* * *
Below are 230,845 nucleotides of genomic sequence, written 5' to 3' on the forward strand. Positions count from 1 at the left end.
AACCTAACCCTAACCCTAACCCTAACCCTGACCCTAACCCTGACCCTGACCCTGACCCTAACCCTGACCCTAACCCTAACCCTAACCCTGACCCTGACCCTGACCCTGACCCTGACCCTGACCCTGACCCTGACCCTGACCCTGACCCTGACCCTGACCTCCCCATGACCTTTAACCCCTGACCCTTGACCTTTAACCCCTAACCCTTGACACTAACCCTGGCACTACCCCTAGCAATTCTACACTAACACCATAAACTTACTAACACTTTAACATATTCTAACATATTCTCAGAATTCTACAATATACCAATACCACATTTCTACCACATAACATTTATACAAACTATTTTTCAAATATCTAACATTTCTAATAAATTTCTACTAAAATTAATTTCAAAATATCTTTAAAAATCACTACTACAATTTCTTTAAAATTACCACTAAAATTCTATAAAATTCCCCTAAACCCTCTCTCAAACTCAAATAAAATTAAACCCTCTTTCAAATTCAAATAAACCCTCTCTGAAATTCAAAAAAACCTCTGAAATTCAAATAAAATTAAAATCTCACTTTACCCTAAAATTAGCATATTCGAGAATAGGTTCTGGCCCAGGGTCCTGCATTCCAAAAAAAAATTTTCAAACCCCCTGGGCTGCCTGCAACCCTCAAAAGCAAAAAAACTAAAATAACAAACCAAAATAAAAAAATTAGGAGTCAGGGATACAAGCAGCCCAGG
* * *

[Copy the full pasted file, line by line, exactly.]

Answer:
Below are 230,845 nucleotides of genomic sequence, written 5' to 3' on the forward strand. Positions count from 1 at the left end.
AACCTAACCCTAACCCTAACCCTAACCCTGACCCTAACCCTGACCCTGACCCTGACCCTAACCCTGACCCTAACCCTAACCCTAACCCTGACCCTGACCCTGACCCTGACCCTGACCCTGACCCTGACCCTGACCCTGACCCTGACCCTGACCCTGACCTCCCCATGACCTTTAACCCCTGACCCTTGACCTTTAACCCCTAACCCTTGACACTAACCCTGGCACTACCCCTAGCAATTCTACACTAACACCATAAACTTACTAACACTTTAACATATTCTAACATATTCTCAGAATTCTACAATATACCAATACCACATTTCTACCACATAACATTTATACAAACTATTTTTCAAATATCTAACATTTCTAATAAATTTCTACTAAAATTAATTTCAAAATATCTTTAAAAATCACTACTACAATTTCTTTAAAATTACCACTAAAATTCTATAAAATTCCCCTAAACCCTCTCTCAAACTCAAATAAAATTAAACCCTCTTTCAAATTCAAATAAACCCTCTCTGAAATTCAAAAAAACCTCTGAAATTCAAATAAAATTAAAATCTCACTTTACCCTAAAATTAGCATATTCGAGAATAGGTTCTGGCCCAGGGTCCTGCATTCCAAAAAAAAATTTTCAAACCCCCTGGGCTGCCTGCAACCCTCAAAAGCAAAAAAACTAAAATAACAAACCAAAATAAAAAAATTAGGAGTCAGGGATACAAGCAGCCCAGG